Back when I was a jazz singer, trumpeter Stan Shafran gave me some priceless advice. He said,
“You’ll rarely feel perfect, physically, on a gig. So the trick is to sing your best with the body you’ve got at that moment, not with the perfect body you wish you had.”
My Fractured Foot “Made Me” Afraid to Give a Speech
I thought about that advice — which is also true for public speaking — last week, as I prepared to give a presentation in New Jersey.
And I have to confess that Stan’s remembered words of wisdom were very needed, because I was very nervous about giving a speech on crutches.
Among the paranoid possibilities my nervous brain had been cooking up were:
- I’ll fall and make a fool of myself;
- By the time I hobble to the auditorium, I’ll be too tired to present well; and
- I’ll never be able to hold an audience’s attention if I have to sit still through the entire speech.
But those fears went away when I finally realized that — like it or not — I was going to be giving this speech with the body I had last week (fractured foot and all), not with the ideal body of my dreams.
How Is Fear of Public Speaking Like Having a Fractured Foot?
Even though one of these things (fear of public speaking) is more or less in your head, while the other (the fractured foot) is in what Fats Waller called “your pedipal extremities,” both of these conditions can take your attention away from what’s important when you speak to an audience, namely:
- Connecting with them;
- Sharing your thoughts; and
- Having fun while you do it.
Instead, uncomfortable physical experiences like fear, or hopping on one foot, can pull your attention to the sensations they create, and:
- Make you feel “unsteady on your feet” (vulnerable);
- Generate self-doubt and anxiety (“I don’t know how to cope with this!”);
- Create distracting logistical problems (“What if I sweat? What if I throw up? What if I trip on my crutches?”).
There’s Always Some “Reason” for Fear of Public Speaking
Of course, the irony here is that my fractured foot didn’t make me feel uncertain, unsteady, and afraid of giving a speech.
My amygdala did that!
Thanks to our amygdalas, which are prehistoric centers in our brains, we’re all hardwired to either run, freeze, or throw a punch when we’re in danger — or when we’re about to give a speech!
The “reason” doesn’t matter; in fact, any old reason will probably do. So instead of focusing on the so-called reasons for your discomfort, focus on how you’re going to cope, i.e., do your best with the (fearful or fractured) body you’ve got.
As it turns out, even though fear can feel quite physical, handling it is largely a mental discipline.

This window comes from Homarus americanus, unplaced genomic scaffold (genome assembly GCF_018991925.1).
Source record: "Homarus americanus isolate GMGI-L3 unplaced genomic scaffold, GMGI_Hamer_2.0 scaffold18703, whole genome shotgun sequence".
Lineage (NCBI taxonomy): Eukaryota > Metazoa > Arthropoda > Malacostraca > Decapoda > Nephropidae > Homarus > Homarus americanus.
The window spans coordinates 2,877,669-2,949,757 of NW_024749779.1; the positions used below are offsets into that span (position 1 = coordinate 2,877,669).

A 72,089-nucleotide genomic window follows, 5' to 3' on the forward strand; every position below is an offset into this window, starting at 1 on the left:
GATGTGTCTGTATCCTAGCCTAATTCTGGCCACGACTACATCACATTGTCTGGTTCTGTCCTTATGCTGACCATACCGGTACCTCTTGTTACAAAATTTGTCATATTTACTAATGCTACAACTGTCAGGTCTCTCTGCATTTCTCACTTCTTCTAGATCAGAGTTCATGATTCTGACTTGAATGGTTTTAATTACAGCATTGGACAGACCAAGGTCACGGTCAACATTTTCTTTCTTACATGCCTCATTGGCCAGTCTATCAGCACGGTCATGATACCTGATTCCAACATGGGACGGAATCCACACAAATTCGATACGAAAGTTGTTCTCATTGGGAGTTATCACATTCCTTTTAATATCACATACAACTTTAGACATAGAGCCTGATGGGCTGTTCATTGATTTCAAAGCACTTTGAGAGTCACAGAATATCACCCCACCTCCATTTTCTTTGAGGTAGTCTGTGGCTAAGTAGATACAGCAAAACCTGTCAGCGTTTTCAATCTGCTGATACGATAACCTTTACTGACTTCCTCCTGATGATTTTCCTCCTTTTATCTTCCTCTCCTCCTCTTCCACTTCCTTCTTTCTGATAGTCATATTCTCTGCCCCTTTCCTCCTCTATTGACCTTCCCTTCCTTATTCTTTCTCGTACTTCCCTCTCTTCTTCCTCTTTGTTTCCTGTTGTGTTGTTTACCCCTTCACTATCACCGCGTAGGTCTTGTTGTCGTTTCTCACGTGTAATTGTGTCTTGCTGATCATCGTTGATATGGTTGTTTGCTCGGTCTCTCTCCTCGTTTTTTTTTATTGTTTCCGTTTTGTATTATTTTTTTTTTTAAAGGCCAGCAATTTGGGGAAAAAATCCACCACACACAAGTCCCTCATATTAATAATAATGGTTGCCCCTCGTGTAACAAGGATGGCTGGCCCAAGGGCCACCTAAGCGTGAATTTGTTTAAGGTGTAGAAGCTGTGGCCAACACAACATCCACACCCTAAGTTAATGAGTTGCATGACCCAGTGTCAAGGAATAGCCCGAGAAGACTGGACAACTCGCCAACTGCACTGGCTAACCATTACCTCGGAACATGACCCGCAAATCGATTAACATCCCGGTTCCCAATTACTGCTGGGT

Handle Your Fear of Public Speaking the Way Public Speaking Professionals Do
A quote that’s recently been circulating the “Twittersphere” says it all.
The amateur believes he must first overcome his fear; then he can do his work. The professional knows that fear can never be overcome.”
Or, to put that differently, the amateur is more likely to believe that his or her fears mean something — something like:
- See, you really are a lousy public speaker;
- You should never have agreed to make this speech;
- You’re going to totally suck, etc.
A professional, on the other hand, will try to put aside his or her feelings of fear, knowing that they are just feelings.
Respect Fear of Public Speaking — But Don’t Be Ruled By It
This is not to trivialize feelings! Emotions can be powerful, persuasive, and sometimes painful. But they don’t always reflect reality, and they don’t have to dictate how you act!
So my suggestion is not that you make your feelings magically go away.
It’s not that you protect yourself from uncomfortable feelings by avoiding taking any risks.
It’s that you try to not buy into your unpleasant feelings — possibly feeding or magnifying them — by focusing on “what they mean.”
- If you had a headache, you would try to move past it and give the best possible speech you could;
- If you had a fractured foot, you would try to move past it and give the best possible speech you could;
- So if you have fear sensations, treat them in the same matter-of-fact way.
To the best of your ability, bracket those unpleasant sensations.
Remind yourself that fear is from your amygdala, which is partying at your expense.
Go out and give the best speech you can with the body you’ve got now.
And of course, contact me if you’d like help!